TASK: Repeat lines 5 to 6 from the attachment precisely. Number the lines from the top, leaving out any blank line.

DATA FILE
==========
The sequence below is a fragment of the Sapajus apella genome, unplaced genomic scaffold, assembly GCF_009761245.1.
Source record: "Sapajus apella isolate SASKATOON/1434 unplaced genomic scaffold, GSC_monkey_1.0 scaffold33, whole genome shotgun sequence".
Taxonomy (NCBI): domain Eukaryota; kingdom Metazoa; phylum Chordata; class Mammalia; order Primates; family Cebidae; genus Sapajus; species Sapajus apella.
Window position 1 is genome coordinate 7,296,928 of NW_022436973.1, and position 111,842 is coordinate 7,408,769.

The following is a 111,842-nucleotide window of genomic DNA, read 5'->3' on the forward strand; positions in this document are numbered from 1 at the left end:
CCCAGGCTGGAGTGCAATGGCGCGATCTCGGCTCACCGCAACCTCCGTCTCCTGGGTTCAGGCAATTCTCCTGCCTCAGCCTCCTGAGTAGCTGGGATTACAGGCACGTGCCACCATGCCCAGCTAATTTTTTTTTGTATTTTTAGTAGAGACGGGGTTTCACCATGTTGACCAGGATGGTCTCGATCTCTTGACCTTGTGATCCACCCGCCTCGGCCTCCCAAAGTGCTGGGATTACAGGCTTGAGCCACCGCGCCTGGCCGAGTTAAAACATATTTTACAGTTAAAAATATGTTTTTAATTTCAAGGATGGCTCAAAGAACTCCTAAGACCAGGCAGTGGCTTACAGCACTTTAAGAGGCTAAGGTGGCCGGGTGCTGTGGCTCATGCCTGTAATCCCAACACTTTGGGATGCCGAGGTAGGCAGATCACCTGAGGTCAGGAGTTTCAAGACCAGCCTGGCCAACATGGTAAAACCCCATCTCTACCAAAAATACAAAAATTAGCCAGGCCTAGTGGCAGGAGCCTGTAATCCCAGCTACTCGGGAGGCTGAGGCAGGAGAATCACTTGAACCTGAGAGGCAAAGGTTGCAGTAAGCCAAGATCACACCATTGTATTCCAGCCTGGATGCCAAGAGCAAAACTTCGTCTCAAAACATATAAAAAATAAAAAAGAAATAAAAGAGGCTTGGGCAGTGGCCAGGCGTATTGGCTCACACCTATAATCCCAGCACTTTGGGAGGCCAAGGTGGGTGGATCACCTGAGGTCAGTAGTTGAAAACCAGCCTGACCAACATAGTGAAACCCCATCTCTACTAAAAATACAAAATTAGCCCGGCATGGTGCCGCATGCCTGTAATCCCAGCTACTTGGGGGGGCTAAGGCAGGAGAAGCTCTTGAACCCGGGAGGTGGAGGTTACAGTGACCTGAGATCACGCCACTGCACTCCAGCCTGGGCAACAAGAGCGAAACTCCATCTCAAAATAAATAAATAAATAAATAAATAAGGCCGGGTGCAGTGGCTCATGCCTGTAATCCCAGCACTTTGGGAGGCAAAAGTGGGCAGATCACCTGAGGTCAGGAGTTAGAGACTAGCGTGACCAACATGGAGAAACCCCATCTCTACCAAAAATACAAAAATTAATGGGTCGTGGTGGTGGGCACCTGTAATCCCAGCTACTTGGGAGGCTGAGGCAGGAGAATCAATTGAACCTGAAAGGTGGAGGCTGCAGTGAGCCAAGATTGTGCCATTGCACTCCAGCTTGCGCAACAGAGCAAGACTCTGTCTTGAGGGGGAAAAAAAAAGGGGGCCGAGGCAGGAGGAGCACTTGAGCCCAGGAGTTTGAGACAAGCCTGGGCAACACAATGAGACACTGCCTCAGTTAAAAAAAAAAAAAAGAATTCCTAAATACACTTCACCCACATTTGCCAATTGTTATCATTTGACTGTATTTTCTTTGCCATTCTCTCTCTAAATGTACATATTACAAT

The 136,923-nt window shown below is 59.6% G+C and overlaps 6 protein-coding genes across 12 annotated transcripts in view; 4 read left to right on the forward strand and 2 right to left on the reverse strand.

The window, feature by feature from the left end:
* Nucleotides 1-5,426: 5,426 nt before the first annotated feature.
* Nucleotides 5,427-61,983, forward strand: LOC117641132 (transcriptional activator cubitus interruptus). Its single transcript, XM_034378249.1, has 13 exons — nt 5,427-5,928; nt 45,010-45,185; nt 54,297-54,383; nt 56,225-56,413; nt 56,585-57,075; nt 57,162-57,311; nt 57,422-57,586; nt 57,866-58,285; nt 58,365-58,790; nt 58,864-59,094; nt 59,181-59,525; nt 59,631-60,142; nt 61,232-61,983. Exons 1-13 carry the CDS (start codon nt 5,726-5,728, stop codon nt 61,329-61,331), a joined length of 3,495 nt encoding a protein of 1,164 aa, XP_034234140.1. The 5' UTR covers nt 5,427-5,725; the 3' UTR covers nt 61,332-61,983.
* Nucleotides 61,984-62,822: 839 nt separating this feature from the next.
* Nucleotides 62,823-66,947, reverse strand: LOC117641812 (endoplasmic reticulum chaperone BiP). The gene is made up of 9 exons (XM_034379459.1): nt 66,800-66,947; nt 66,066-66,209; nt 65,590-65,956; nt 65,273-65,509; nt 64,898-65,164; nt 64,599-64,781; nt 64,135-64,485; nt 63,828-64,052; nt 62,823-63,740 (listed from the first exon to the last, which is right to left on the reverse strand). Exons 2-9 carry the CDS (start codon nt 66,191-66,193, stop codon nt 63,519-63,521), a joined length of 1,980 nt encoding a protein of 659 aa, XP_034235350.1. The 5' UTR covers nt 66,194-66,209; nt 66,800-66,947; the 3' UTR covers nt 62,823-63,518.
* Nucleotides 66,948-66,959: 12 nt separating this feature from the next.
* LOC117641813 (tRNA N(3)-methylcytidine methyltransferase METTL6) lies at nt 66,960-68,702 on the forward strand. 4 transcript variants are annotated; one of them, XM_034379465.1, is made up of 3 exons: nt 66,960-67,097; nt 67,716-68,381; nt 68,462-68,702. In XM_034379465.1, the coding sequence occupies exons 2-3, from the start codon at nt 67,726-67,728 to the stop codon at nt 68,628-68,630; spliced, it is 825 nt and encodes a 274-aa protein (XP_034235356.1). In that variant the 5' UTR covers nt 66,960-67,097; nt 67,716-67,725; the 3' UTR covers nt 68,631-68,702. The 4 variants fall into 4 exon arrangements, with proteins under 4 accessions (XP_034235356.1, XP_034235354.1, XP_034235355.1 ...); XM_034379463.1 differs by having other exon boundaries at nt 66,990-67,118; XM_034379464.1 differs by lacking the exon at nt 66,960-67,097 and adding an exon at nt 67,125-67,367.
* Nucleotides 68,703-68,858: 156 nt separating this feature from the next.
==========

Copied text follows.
The following is a 111,842-nucleotide window of genomic DNA, read 5'->3' on the forward strand; positions in this document are numbered from 1 at the left end:
CCCAGGCTGGAGTGCAATGGCGCGATCTCGGCTCACCGCAACCTCCGTCTCCTGGGTTCAGGCAATTCTCCTGCCTCAGCCTCCTGAGTAGCTGGGATTACAGGCACGTGCCACCATGCCCAGCTAATTTTTTTTTGTATTTTTAGTAGAGACGGGGTTTCACCATGTTGACCAGGATGGTCTCGATCTCTTGACCTTGTGATCCACCCGCCTCGGCCTCCCAAAGTGCTGGGATTACAGGCTTGAGCCACCGCGCCTGGCCGAGTTAAAACATATTTTACAGTTAAAAATATGTTTTTAATTTCAAGGATGGCTCAAAGAACTCCTAAGACCAGGCAGTGGCTTACAGCACTTTAAGAGGCTAAGGTGGCCGGGTGCTGTGGCTCATGCCTGTAATCCCAACACTTTGGGATGCCGAGGTAGGCAGATCACCTGAGGTCAGGAGTTTCAAGACCAGCCTGGCCAACATGGTAAAACCCCATCTCTACCAAAAATACAAAAATTAGCCAGGCCTAGTGGCAGGAGCCTGTAATCCCAGCTACTCGGGAGGCTGAGGCAGGAGAATCACTTGAACCTGAGAGGCAAAGGTTGCAGTAAGCCAAGATCACACCATTGTATTCCAGCCTGGATGCCAAGAGCAAAACTTCGTCTCAAAACATATAAAAAATAAAAAAGAAATAAAAGAGGCTTGGGCAGTGGCCAGGCGTATTGGCTCACACCTATAATCCCAGCACTTTGGGAGGCCAAGGTGGGTGGATCACCTGAGGTCAGTAGTTGAAAACCAGCCTGACCAACATAGTGAAACCCCATCTCTACTAAAAATACAAAATTAGCCCGGCATGGTGCCGCATGCCTGTAATCCCAGCTACTTGGGGGGGCTAAGGCAGGAGAAGCTCTTGAACCCGGGAGGTGGAGGTTACAGTGACCTGAGATCACGCCACTGCACTCCAGCCTGGGCAACAAGAGCGAAACTCCATCTCAAAATAAATAAATAAATAAATAAATAAGGCCGGGTGCAGTGGCTCATGCCTGTAATCCCAGCACTTTGGGAGGCAAAAGTGGGCAGATCACCTGAGGTCAGGAGTTAGAGACTAGCGTGACCAACATGGAGAAACCCCATCTCTACCAAAAATACAAAAATTAATGGGTCGTGGTGGTGGGCACCTGTAATCCCAGCTACTTGGGAGGCTGAGGCAGGAGAATCAATTGAACCTGAAAGGTGGAGGCTGCAGTGAGCCAAGATTGTGCCATTGCACTCCAGCTTGCGCAACAGAGCAAGACTCTGTCTTGAGGGGGAAAAAAAAAGGGGGCCGAGGCAGGAGGAGCACTTGAGCCCAGGAGTTTGAGACAAGCCTGGGCAACACAATGAGACACTGCCTCAGTTAAAAAAAAAAAAAAGAATTCCTAAATACACTTCACCCACATTTGCCAATTGTTATCATTTGACTGTATTTTCTTTGCCATTCTCTCTCTAAATGTACATATTACAAT